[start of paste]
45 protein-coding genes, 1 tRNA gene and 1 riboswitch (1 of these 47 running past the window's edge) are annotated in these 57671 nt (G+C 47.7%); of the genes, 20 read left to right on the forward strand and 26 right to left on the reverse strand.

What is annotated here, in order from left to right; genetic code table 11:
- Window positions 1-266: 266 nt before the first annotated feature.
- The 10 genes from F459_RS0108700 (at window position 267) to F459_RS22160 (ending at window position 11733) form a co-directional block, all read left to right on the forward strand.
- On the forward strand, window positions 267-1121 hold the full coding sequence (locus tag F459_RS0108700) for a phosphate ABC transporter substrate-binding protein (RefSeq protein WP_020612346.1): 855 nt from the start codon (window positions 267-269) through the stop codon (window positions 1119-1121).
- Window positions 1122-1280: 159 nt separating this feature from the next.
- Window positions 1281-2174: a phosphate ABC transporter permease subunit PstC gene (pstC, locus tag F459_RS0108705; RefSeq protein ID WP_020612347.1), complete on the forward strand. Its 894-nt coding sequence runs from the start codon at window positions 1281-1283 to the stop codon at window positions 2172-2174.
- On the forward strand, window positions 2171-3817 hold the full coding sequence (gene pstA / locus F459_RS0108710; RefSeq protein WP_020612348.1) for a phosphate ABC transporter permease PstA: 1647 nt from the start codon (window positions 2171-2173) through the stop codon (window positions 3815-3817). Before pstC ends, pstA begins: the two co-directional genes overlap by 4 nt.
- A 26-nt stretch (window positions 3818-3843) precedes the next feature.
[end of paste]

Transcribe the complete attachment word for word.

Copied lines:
45 protein-coding genes, 1 tRNA gene and 1 riboswitch (1 of these 47 running past the window's edge) are annotated in these 57671 nt (G+C 47.7%); of the genes, 20 read left to right on the forward strand and 26 right to left on the reverse strand.

What is annotated here, in order from left to right; genetic code table 11:
- Window positions 1-266: 266 nt before the first annotated feature.
- The 10 genes from F459_RS0108700 (at window position 267) to F459_RS22160 (ending at window position 11733) form a co-directional block, all read left to right on the forward strand.
- On the forward strand, window positions 267-1121 hold the full coding sequence (locus tag F459_RS0108700) for a phosphate ABC transporter substrate-binding protein (RefSeq protein WP_020612346.1): 855 nt from the start codon (window positions 267-269) through the stop codon (window positions 1119-1121).
- Window positions 1122-1280: 159 nt separating this feature from the next.
- Window positions 1281-2174: a phosphate ABC transporter permease subunit PstC gene (pstC, locus tag F459_RS0108705; RefSeq protein ID WP_020612347.1), complete on the forward strand. Its 894-nt coding sequence runs from the start codon at window positions 1281-1283 to the stop codon at window positions 2172-2174.
- On the forward strand, window positions 2171-3817 hold the full coding sequence (gene pstA / locus F459_RS0108710; RefSeq protein WP_020612348.1) for a phosphate ABC transporter permease PstA: 1647 nt from the start codon (window positions 2171-2173) through the stop codon (window positions 3815-3817). Before pstC ends, pstA begins: the two co-directional genes overlap by 4 nt.
- A 26-nt stretch (window positions 3818-3843) precedes the next feature.